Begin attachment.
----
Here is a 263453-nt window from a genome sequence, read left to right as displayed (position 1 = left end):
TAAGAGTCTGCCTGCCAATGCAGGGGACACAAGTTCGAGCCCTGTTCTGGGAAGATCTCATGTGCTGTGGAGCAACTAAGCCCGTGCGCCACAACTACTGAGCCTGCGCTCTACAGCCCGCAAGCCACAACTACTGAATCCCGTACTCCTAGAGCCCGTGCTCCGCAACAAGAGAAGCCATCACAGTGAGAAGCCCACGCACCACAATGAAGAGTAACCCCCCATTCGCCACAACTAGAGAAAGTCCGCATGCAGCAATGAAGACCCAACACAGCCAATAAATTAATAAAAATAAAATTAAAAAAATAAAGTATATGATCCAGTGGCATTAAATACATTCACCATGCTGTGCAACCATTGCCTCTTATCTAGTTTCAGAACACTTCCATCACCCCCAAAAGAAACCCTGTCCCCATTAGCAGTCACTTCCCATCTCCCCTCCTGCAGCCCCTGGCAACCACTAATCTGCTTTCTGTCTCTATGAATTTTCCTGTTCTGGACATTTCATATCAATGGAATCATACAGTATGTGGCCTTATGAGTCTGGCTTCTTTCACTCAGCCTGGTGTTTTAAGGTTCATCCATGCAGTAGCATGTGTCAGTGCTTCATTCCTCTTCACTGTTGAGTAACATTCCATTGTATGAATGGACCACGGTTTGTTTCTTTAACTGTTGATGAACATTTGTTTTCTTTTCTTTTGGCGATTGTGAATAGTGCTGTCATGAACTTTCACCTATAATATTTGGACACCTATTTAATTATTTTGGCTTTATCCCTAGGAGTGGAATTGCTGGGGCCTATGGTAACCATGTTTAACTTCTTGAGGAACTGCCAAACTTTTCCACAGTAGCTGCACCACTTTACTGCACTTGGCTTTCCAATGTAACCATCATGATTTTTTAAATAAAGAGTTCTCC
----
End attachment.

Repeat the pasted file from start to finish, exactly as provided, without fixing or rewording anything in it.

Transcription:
Here is a 263453-nt window from a genome sequence, read left to right as displayed (position 1 = left end):
TAAGAGTCTGCCTGCCAATGCAGGGGACACAAGTTCGAGCCCTGTTCTGGGAAGATCTCATGTGCTGTGGAGCAACTAAGCCCGTGCGCCACAACTACTGAGCCTGCGCTCTACAGCCCGCAAGCCACAACTACTGAATCCCGTACTCCTAGAGCCCGTGCTCCGCAACAAGAGAAGCCATCACAGTGAGAAGCCCACGCACCACAATGAAGAGTAACCCCCCATTCGCCACAACTAGAGAAAGTCCGCATGCAGCAATGAAGACCCAACACAGCCAATAAATTAATAAAAATAAAATTAAAAAAATAAAGTATATGATCCAGTGGCATTAAATACATTCACCATGCTGTGCAACCATTGCCTCTTATCTAGTTTCAGAACACTTCCATCACCCCCAAAAGAAACCCTGTCCCCATTAGCAGTCACTTCCCATCTCCCCTCCTGCAGCCCCTGGCAACCACTAATCTGCTTTCTGTCTCTATGAATTTTCCTGTTCTGGACATTTCATATCAATGGAATCATACAGTATGTGGCCTTATGAGTCTGGCTTCTTTCACTCAGCCTGGTGTTTTAAGGTTCATCCATGCAGTAGCATGTGTCAGTGCTTCATTCCTCTTCACTGTTGAGTAACATTCCATTGTATGAATGGACCACGGTTTGTTTCTTTAACTGTTGATGAACATTTGTTTTCTTTTCTTTTGGCGATTGTGAATAGTGCTGTCATGAACTTTCACCTATAATATTTGGACACCTATTTAATTATTTTGGCTTTATCCCTAGGAGTGGAATTGCTGGGGCCTATGGTAACCATGTTTAACTTCTTGAGGAACTGCCAAACTTTTCCACAGTAGCTGCACCACTTTACTGCACTTGGCTTTCCAATGTAACCATCATGATTTTTTAAATAAAGAGTTCTCC